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The Practice of System and Network Administration, Second Edition Paperback – July 15, 2007

ISBN-13: 978-0321492661 ISBN-10: 0321492668 Edition: 2nd

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Product Details

  • Paperback: 1056 pages
  • Publisher: Addison-Wesley Professional; 2 edition (July 15, 2007)
  • Language: English
  • ISBN-10: 0321492668
  • ISBN-13: 978-0321492661
  • Product Dimensions: 6.9 x 2.2 x 9.1 inches
  • Shipping Weight: 4 pounds (View shipping rates and policies)
  • Average Customer Review: 4.5 out of 5 stars  See all reviews (37 customer reviews)
  • Amazon Best Sellers Rank: #252,674 in Books (See Top 100 in Books)

Editorial Reviews

About the Author

Thomas A. Limoncelli is a noted system and network administrator employed at Google. He speaks at conferences worldwide on a variety of topics.

Christina J. Hogan has more than ten years' system administration experience. She now works at the BMW Sauber F1 team as an aerodynamicist.

Strata R. Chalup is a twenty-year veteran of system administration and technical project management. She is the founder of Virtual.Net, Inc.

Excerpt. © Reprinted by permission. All rights reserved.

Our goal for this book has been to write down everything we've learned from our mentors and to add our real-world experiences. These things are beyond what the manuals and the usual system administration books teach.

This book was born from our experiences as SAs in a variety of organizations. We have started new companies. We have helped sites to grow. We have worked at small start-ups and universities, where lack of funding was an issue. We have worked at midsize and large multinationals, where mergers and spin-offs gave rise to strange challenges. We have worked at fast-paced companies that do business on the Internet and where high-availability, high performance, and scaling issues were the norm. We've worked at slow-paced companies at which high tech meant cordless phones. On the surface, these are very different environments with diverse challenges; underneath, they have the same building blocks, and the same fundamental principles apply.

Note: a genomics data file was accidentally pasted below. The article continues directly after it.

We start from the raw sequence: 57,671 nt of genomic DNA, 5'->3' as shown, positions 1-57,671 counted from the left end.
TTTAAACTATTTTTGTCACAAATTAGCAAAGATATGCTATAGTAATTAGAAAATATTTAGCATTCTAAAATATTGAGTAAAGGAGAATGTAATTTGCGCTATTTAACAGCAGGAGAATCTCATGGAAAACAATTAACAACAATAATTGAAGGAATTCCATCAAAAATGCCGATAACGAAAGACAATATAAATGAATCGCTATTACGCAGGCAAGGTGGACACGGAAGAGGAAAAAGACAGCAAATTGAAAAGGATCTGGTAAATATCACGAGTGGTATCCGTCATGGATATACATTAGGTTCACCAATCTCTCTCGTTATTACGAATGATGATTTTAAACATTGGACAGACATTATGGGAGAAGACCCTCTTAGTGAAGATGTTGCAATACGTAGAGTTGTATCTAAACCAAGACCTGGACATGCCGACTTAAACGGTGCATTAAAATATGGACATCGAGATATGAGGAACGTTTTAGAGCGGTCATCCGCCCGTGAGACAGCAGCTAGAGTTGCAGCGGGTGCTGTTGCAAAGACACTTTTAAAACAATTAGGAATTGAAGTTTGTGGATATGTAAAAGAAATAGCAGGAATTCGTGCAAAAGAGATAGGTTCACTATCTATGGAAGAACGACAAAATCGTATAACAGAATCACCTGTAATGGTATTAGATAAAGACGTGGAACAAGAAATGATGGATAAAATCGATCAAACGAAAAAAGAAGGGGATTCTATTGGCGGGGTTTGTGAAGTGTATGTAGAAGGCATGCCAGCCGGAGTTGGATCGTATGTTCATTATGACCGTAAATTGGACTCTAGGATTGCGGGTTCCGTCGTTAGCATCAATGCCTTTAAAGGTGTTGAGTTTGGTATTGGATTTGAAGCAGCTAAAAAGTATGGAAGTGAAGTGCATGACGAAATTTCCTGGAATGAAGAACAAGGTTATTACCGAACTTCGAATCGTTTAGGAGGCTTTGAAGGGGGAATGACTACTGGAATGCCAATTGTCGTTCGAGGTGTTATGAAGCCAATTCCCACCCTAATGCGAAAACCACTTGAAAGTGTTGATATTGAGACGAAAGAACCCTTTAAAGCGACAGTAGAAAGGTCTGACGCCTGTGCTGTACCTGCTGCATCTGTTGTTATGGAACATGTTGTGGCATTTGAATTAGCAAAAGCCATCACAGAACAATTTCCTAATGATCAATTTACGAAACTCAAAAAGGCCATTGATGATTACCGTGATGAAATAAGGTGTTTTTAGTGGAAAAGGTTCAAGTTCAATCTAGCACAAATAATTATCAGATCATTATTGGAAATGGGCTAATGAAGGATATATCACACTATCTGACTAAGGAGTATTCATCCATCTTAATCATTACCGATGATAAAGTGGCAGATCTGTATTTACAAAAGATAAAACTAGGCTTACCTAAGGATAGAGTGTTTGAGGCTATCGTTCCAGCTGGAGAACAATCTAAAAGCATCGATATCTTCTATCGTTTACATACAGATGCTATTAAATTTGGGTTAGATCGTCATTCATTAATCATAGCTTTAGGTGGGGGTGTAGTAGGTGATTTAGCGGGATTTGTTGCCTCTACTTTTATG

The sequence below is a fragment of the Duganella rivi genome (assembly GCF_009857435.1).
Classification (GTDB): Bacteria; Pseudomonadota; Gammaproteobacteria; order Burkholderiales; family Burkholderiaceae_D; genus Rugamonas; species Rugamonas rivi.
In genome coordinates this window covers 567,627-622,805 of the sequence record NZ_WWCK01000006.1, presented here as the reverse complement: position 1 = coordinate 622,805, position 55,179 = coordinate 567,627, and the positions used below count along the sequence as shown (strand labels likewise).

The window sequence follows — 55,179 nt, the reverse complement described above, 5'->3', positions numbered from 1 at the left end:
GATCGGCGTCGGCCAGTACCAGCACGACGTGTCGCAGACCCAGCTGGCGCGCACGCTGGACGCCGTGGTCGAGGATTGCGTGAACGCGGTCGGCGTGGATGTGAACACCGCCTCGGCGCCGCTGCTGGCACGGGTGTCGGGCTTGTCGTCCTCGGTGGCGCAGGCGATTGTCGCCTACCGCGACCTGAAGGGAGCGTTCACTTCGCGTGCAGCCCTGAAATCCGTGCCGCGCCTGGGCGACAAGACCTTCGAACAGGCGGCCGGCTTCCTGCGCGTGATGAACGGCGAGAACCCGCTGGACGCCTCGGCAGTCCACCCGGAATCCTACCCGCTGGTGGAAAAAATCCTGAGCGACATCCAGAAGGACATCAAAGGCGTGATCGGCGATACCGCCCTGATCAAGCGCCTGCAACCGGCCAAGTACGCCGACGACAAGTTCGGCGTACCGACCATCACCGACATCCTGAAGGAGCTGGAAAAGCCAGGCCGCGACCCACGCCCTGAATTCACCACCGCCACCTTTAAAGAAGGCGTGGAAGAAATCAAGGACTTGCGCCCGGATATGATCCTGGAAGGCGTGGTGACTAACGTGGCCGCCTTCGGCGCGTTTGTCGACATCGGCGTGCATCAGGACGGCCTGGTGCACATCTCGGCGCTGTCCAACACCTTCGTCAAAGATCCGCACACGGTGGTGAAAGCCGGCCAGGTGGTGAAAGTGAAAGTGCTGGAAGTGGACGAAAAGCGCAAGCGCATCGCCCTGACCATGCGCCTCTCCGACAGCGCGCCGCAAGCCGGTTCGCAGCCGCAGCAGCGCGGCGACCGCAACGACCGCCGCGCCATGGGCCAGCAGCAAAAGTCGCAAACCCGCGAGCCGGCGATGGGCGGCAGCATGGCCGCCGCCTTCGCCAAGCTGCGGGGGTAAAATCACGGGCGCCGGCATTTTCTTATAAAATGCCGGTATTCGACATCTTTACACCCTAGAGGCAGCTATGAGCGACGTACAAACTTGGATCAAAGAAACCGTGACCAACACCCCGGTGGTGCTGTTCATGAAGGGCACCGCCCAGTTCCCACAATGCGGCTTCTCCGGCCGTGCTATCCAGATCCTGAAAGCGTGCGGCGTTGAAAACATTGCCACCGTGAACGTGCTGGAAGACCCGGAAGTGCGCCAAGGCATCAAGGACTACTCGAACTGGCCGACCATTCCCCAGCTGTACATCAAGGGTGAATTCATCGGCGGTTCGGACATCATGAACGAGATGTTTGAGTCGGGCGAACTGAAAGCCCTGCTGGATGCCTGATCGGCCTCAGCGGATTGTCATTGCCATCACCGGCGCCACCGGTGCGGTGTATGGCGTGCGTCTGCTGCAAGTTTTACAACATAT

This book gives you a framework--a way of thinking about system administration problems--rather than narrow how-to solutions to particular problems. Given a solid framework, you can solve problems every time they appear, regardless of the operating system (OS), brand of computer, or type of environment. This book is unique because it looks at system administration from this holistic point of view; whereas most other books for SAs focus on how to maintain one particular product. With experience, however, all SAs learn that the big-picture problems and solutions are largely independent of the platform. This book will change the way you approach your work as an SA.

The principles in this book apply to all environments. The approaches described may need to be scaled up or down, depending on your environment, but the basic principles still apply. Where we felt that it might not be obvious how to implement certain concepts, we have included sections that illustrate how to apply the principles at organizations of various sizes.